Ambedkar, the forgotten free-market economist

On April 14th the world will celebrate, no matter how ignorantly, the 120th birth anniversary of Bhimrao Ramji Ambedkar for his role as chairman of the Constituent Assembly’s Drafting Committee, as an icon of the Dalit community, as the first law minister of independent India, for his conversion to Buddhism, for his debates with Mahatma Gandhi—for all possible reasons except for being a radical economist of his time. That too, a free market economist.

In fact, several scholars have claimed otherwise, the most recent of them being Anand Teltumbde in a recent issue of the Economic & Political Weekly writes:

The protagonists of globalisation have tried to project him as a proponent of the free-market, indeed, as a neoliberal, and have even gone to the extent of painting him as a monetarist (monetarists are supposed to be the intellectual initiators of neoliberalism) to claim him in support of their propaganda. In any case, how many Dalits, even among the educated ones, know what monetarism is? Ambedkar, who publicly professed his opposition to capitalism throughout his life, was thus wilfully distorted to be the supporter of neoliberal capitalism, which globalisation is!

The truth however is quite on the contrary. While Ambedkar is routinely portrayed as an intellectual who wrote against capitalism and free markets, and advocated socialism, a few well-informed writers like Gail Omvedt have claimed otherwise. Ironically one of the reasons for the prevailing misconception is the volume of Ambedkar’s scholarly output. With contributions in political science, sociology, law, and other fields spanning over four decades, much of his work on economics has been neglected.

This meant that the academic community in India did not go on to develop Ambedkar’s ideas on economics, some of which anticipated important threads of 20th century Western economic thought, like “economic and political decision making in an environment of dispersed knowledge” and “alternative monetary systems (and the) denationalised production of money”. Ambedkar wrote extensively on finance, monetary economics, banking systems, and interstate financial relations.

Perhaps the only exceptions to the gross neglect of Ambedkar’s writings on economics in India are the works of Srinivasa Ambirajan and Narendra Jadhav.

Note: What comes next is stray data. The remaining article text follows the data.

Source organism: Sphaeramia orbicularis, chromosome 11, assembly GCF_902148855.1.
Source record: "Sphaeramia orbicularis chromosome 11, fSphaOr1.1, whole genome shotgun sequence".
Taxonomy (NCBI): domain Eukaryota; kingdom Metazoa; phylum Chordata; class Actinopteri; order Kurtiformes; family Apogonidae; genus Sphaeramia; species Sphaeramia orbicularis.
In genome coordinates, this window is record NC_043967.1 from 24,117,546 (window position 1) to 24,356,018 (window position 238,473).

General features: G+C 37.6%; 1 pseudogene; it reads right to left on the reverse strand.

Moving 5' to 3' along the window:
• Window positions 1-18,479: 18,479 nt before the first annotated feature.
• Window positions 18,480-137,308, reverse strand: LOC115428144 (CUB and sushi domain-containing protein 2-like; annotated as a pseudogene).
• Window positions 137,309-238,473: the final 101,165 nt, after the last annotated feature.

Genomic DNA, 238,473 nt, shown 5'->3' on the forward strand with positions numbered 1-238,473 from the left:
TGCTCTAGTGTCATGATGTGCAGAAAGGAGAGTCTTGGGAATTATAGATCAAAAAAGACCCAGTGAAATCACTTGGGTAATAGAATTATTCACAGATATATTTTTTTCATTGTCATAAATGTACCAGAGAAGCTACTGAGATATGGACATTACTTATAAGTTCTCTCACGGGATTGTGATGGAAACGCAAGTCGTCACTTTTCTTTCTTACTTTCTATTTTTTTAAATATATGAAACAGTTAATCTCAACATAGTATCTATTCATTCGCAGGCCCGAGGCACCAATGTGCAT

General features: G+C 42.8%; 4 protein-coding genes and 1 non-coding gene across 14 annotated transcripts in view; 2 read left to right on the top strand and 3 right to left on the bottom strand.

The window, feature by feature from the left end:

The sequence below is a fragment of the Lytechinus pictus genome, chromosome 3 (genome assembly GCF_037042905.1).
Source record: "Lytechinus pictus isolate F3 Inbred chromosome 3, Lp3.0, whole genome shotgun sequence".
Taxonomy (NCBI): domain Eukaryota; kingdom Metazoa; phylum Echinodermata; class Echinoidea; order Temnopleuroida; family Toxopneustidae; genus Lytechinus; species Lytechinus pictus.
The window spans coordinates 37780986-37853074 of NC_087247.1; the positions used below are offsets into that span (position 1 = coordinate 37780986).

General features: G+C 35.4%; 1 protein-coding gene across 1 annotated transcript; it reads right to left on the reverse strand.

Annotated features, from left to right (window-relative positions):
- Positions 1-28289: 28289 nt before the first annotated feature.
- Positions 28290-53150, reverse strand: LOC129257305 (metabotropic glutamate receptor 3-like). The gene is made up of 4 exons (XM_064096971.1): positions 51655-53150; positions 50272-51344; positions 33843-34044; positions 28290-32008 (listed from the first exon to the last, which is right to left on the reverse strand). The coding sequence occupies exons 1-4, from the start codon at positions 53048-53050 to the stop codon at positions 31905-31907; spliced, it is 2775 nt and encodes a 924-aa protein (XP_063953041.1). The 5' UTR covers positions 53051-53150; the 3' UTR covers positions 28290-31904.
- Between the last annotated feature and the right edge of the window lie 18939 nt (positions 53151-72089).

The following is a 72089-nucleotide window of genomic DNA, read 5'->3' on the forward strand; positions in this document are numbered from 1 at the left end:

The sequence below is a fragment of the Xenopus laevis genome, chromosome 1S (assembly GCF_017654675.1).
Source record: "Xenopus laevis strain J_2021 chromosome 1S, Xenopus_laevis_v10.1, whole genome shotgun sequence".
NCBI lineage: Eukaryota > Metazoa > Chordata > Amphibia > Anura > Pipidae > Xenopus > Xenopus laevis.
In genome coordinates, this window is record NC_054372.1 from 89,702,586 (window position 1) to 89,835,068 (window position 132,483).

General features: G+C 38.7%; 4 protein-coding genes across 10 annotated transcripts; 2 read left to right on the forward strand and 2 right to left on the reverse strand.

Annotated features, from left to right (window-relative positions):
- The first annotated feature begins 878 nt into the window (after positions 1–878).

Mr Jadhav argues that:

…one finds the widespread ignorance regarding Ambedkar’s contribution as an economist unfortunate. This lack of awareness, to an extent, could be explained by his phenomenal contributions in other spheres such as law, religion, sociology, and politics, which might have overshadowed his contribution to economics. Yet it is surprising that even the so-called expert studies on the evolution of Indian economic thought…do not seem to take much cognisance of Ambedkar’s contributions.

There is no work reinterpreting Ambedkar’s writings on economics from a twenty-first century perspective.

Ambedkar was an authority on Indian currency and banking in the early decades of the 20th century. He was trained under scholars like Edwin Cannan, Edwin Seligman, John Dewey, James Robinson, and James Shotwell. Both his MA and PhD degrees (from Columbia University) were in Economics. He also received a DSc degree in Economics from the London School of Economics. He was familiar with the works of Carl Menger, who founded the Austrian School of Economics in the 1870s. That said, he remained an independent rational thinker, favouring empiricism and logic, rather than favouring any particular economic system or ideology.

Ambedkar’s magnum opus, The Problem of the Rupee: Its Origins and Solutions, was first published in 1923. This was republished as the first volume of the History of Indian Currency and Banking in 1947. In his forward to the book, Cannan wrote: